An odd thing happened to the Kings of Bavaria in 1832. Greece had just won a war of national liberation from the Ottoman Empire with a major assist form the British and French navies, and both Britain and France felt that providing the new nation state with a constitutional monarchy would be the best way to ensure stability. But where to find a King? The King of Bavaria, Ludwig I, happened to have both an extra son and ancestors who belonged to Byzantine imperial families. And so Prince Otto of Bavaria became King of Greece, and the Kingdom of Bavaria became the European state with the greatest enthusiasm for Greek Revival architecture.
Visitors to Munich can see the Bavarian enthusiasm for the idea that a local boy had become King of Greece on display in the Neue Pinakothek, (museum for nineteenth century art) where entire rooms are filled with views of Greece; in the Bavaria National Museum (a decorative arts museum), where a model of Otto stands in full costume tsolias; at the enormous Hall of Fame that Ludwig built in Greek Revival style featuring a monumental statue of Bavaria cast from Turkish bronze cannon captured at Navarino (the battle that liberated Greece); and – this is the segue to Nazis – at the Koenigsplatz (Royal Square). Here Ludwig built a large plaza with a monumental ceremonial arch in the style of the entrance to the Acropolis at one end, and two, grand, Greek Revival buildings facing one another across the broad plaza, one designed to hold Ludwig’s genuinely spectacular collection of Greek antiquities.
This is how the plaza stood in 1933, three monumental sides; the fourth, an unfinished canvas when Adolph Hitler decided that he was an Aryan, somehow a descendant of the ancient Greeks. He finished the Koenigsplatz by filling the fourth side with a pair of Ehrentempels (Honor Temples), edifices in an Art Deco version of Greek Revival dedicated to the worship of the Nazi spirit, represented by sarcophagi containing the bodies of the Nazis who died in the Party’s failed 1923 attempt to take over the government (the Beer Hall Putsch). Flanking the Ehrentempels were a pair of large office buildings known as the Fuhrer Buildings housing Nazi Party operations, and beyond them, an entire neighborhood of buildings that housed Party operations. The most notorious was the Braunes Haus (Brown House), the building that became Nazi Party headquarters in 1930. The old Konigsplatz had become the heart of darkness, the center of National Socialism, the place where the great Nazi rallies were held.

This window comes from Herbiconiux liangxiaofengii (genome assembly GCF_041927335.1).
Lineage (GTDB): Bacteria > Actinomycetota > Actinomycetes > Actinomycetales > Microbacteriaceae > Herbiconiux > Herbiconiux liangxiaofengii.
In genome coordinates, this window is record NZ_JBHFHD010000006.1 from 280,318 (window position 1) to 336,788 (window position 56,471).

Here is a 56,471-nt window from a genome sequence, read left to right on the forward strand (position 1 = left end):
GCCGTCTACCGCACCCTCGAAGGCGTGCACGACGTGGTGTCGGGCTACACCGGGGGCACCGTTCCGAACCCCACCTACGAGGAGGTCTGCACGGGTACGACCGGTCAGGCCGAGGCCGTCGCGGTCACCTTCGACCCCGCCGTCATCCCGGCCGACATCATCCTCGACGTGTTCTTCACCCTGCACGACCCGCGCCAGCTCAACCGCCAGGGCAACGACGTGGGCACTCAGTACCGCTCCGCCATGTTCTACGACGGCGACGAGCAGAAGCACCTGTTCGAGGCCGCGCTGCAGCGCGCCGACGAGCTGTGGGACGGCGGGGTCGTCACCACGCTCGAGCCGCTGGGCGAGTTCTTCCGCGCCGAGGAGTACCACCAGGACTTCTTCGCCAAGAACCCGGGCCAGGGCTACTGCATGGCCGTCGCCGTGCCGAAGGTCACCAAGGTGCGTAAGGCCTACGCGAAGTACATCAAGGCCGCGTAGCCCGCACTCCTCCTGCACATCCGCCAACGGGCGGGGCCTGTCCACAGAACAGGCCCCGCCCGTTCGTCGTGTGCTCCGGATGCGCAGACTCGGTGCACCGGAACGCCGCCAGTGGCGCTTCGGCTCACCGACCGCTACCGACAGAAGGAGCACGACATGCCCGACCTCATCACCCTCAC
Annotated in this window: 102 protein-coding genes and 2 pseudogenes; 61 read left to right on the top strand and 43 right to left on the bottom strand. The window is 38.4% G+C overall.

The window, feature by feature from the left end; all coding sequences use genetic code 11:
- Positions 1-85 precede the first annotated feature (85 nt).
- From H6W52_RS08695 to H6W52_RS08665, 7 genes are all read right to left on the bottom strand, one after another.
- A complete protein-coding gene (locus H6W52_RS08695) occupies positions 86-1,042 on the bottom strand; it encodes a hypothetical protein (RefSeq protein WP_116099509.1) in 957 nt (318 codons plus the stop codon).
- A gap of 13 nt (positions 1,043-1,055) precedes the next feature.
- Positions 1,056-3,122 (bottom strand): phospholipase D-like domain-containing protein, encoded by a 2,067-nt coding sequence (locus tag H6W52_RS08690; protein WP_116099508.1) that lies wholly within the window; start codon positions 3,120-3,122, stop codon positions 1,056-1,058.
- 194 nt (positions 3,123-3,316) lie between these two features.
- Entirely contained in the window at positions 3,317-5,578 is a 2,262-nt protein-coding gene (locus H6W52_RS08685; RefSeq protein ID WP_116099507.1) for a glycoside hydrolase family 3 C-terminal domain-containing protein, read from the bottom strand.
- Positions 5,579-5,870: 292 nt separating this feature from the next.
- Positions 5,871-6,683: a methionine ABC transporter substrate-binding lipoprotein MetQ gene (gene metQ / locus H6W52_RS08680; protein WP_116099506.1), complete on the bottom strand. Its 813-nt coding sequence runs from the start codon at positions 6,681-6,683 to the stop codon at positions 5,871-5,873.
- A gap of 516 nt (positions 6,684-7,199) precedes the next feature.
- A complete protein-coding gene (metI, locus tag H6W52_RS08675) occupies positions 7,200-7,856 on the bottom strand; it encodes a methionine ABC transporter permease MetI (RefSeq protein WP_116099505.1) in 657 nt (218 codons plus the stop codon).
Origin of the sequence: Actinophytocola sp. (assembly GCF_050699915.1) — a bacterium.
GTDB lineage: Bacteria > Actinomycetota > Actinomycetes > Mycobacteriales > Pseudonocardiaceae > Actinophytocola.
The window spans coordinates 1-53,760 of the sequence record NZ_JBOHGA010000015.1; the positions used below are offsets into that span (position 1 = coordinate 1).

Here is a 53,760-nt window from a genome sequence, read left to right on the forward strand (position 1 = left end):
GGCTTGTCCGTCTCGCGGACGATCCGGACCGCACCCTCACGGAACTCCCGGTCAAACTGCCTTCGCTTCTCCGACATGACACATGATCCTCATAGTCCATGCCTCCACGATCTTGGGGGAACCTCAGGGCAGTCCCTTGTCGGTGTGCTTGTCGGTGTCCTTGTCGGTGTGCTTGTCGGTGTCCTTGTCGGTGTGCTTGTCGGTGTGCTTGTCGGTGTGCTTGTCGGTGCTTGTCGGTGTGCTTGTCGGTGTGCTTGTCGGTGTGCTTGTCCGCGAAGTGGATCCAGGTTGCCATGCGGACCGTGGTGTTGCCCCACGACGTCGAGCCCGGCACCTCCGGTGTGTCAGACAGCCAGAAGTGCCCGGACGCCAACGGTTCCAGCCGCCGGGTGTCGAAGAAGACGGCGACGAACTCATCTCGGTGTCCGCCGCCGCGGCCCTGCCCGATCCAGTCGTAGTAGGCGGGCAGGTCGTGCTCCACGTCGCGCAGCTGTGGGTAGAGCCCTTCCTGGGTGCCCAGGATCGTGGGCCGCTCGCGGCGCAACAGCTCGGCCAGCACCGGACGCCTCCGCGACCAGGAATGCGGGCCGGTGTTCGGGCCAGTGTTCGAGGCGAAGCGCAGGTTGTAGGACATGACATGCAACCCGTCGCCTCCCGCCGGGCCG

The Baunes Haus was destroyed by war. In 1947 the American Army of Occupation dynamited the Ehrentempels. The art deco columns are gone, but the solid, stone foundations remain, covered by weeds.
The post-War German government altered the Konigsplatz by planting grass in place of the pavements where the Hitler Youth had marched. The Fuhrer Buildings still look much as they did when Hitler knew them, both are still in use, one as an art school.
Sixty years passed and the question of what to do about the foundations of the Ehrentempels remained. To many, the best solution seemed to be to root them out of the ground and build something new in their stead. But as time passed a consensus grew around the idea of treating them as Germany has treated its Nazi past. That is, to admit that it happened, that Germans once enthusiastically built and worshiped at these shrines of race-hatred, face the past, and build a better future.
That future is now rising beside the overgrown foundations of the old Ehrentempels, on the site of the Braunes Haus where Hitler once had his office. The building of the NS Dokumentationszentrum München (Documentation Center of National Socialism, Munich), a new museum of the Nazi period, is under construction.